You don’t read so much about the emerging markets story these days. With China slowing, Russia in auto-destruct mode and Brazil all but forgotten, only India is grabbing the headlines in a positive way.
The investor trend for piling into FTSE 100 stocks primarily on their exposure to emerging markets has abated as a result.
The mixed performance of China-focused banks HSBC Holdings and Standard Chartered , and major miners BHP Billiton and Rio Tinto haven’t helped. Nor have patchy results from Diageo.
Unilever has just posted a healthy 5.4% first-quarter sales growth in emerging markets, against 2.8% across the group as a whole.
Emerging markets are now Unilever’s prime growth engine, with sales dropping 0.7% in developed markets. Without its global exposure, markets would be taking a far dimmer view of the stock.
Emerging market growth may be slowing but the consumer boom continues to gather pace, as consumers load up their shopping trolleys with Western-branded foods, household goods and health and beauty items.
Emerging markets aren’t a monolithic entity, though. Unilever did suffer setbacks in Brazil and Russia, but China remained stable, despite bubble fears.
Unilever’s results were also driven by fair currency winds. The 12.3% rise in first-quarter sales to €12.8bn included a 10.6% currency boost, because Unilever reports in the declining euro.
The end of double-digit emerging market GDP growth will no doubt temper its prospects, but the outlook still looks far more exciting than in the ageing, indebted, slowing West.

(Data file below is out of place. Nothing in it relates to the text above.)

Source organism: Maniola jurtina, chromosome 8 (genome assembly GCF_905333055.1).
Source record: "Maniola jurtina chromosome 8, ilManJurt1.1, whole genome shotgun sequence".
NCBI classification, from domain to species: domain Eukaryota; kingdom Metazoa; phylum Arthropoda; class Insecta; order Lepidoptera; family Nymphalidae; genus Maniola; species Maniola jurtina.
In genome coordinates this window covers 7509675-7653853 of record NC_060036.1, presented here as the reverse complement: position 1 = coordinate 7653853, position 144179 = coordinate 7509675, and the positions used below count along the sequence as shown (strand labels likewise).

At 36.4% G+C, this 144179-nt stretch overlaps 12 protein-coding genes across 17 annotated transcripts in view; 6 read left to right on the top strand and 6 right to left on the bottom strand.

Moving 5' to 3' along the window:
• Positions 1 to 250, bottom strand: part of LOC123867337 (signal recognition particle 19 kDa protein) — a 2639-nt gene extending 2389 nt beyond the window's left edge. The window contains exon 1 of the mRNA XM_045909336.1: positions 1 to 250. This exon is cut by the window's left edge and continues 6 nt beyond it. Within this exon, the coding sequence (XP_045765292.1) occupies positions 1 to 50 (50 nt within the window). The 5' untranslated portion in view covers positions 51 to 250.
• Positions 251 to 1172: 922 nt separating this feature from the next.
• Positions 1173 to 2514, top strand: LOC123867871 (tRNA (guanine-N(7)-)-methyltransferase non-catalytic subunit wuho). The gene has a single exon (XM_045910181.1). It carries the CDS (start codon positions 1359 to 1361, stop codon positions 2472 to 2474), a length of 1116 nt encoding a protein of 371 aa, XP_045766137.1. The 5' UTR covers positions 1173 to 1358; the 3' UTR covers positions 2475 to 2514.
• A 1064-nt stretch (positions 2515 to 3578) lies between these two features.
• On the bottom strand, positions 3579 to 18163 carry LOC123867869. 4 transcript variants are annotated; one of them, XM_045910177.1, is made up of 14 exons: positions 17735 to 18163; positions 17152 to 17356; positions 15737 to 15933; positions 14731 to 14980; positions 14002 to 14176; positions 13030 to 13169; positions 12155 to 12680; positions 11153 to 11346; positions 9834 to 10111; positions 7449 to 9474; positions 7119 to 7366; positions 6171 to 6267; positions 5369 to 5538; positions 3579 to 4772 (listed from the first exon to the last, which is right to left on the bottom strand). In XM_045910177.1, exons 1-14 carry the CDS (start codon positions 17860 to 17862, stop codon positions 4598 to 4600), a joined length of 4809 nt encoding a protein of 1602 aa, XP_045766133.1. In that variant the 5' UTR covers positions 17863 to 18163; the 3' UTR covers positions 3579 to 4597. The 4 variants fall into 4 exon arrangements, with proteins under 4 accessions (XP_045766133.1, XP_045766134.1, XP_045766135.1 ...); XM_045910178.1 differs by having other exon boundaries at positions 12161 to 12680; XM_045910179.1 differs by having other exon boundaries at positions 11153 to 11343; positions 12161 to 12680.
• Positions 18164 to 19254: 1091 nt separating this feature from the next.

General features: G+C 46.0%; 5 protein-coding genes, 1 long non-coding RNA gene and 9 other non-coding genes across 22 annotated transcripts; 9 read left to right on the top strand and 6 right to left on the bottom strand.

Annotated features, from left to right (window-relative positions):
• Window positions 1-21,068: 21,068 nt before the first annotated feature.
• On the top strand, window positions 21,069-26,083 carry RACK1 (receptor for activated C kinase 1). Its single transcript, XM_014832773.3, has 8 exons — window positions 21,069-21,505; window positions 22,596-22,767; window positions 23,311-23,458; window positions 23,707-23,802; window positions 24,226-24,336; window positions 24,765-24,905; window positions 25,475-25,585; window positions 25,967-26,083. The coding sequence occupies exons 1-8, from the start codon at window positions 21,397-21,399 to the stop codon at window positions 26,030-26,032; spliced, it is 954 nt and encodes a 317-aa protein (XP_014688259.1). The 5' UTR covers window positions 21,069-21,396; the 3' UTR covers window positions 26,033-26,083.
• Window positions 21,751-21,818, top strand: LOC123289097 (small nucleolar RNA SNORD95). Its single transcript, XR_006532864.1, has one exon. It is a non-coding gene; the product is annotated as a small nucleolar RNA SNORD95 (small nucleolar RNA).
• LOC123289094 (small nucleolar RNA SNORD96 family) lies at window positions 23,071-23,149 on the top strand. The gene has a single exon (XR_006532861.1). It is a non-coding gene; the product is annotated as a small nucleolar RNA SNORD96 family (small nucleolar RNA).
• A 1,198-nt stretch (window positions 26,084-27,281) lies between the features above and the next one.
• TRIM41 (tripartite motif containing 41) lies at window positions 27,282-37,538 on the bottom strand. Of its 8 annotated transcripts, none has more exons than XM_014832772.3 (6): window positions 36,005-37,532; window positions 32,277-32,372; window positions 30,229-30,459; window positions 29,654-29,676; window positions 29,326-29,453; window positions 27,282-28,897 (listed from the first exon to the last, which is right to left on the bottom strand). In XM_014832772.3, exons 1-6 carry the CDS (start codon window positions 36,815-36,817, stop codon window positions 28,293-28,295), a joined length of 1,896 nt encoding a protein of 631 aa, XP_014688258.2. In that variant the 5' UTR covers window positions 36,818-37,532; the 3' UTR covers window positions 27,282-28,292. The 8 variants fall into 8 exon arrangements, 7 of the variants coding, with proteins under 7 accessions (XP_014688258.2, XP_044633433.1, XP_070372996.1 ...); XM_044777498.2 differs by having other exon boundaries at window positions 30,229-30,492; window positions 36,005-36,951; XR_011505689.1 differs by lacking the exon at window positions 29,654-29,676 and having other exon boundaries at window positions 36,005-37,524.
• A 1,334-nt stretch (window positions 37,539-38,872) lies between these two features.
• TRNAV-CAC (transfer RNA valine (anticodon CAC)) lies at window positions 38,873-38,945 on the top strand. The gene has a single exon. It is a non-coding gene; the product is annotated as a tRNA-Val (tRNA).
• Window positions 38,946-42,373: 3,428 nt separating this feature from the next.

Luxury goods maker Burberry’s second-half trading update saw a healthy 9% rise in group sales to £1.4bn, with double-digit growth in all regions.
In contrast to Unilever, Asia-Pacific was a problem, with sales down in Hong Kong as pro-democracy protests made getting to its stores difficult, and visitors from mainland China began spending more cautiously. The Chinese government crackdown on excess has also had an impact.
The Story Continues
Like Unilever, Burberry has benefited from its global diversification strategy, with sales in developed markets holding strong, helped by flagship store openings in Los Angeles and Japan. Currency headwinds eased as sterling’s recent recovery flattened out, helped by weakness against the dollar.
Burberry’s emerging market setback looks temporary to me. Unless there is a shock, emerging market appetite for luxury seems likely to remain strong.
Unilever’s success in this region suggest that the emerging markets story is far from over, but has further to run for both stocks.
Harvey Jones has no position in any shares mentioned. The Motley Fool UK has recommended Burberry. The Motley Fool UK owns shares Unilever. We Fools don't all hold the same opinions, but we all believe that considering a diverse range of insights makes us better investors.